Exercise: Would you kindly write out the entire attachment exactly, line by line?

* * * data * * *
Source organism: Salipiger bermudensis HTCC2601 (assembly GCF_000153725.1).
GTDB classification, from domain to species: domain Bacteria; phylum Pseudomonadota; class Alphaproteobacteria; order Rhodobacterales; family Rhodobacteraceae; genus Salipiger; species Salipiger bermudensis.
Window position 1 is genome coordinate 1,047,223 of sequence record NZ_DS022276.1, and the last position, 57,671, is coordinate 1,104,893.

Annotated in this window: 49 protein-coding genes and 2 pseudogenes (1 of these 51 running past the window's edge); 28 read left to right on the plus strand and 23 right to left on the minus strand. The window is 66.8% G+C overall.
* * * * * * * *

Source organism: Salipiger bermudensis HTCC2601 (assembly GCF_000153725.1).
GTDB classification, from domain to species: domain Bacteria; phylum Pseudomonadota; class Alphaproteobacteria; order Rhodobacterales; family Rhodobacteraceae; genus Salipiger; species Salipiger bermudensis.
Window position 1 is genome coordinate 1,047,223 of sequence record NZ_DS022276.1, and the last position, 57,671, is coordinate 1,104,893.

Annotated in this window: 49 protein-coding genes and 2 pseudogenes (1 of these 51 running past the window's edge); 28 read left to right on the plus strand and 23 right to left on the minus strand. The window is 66.8% G+C overall.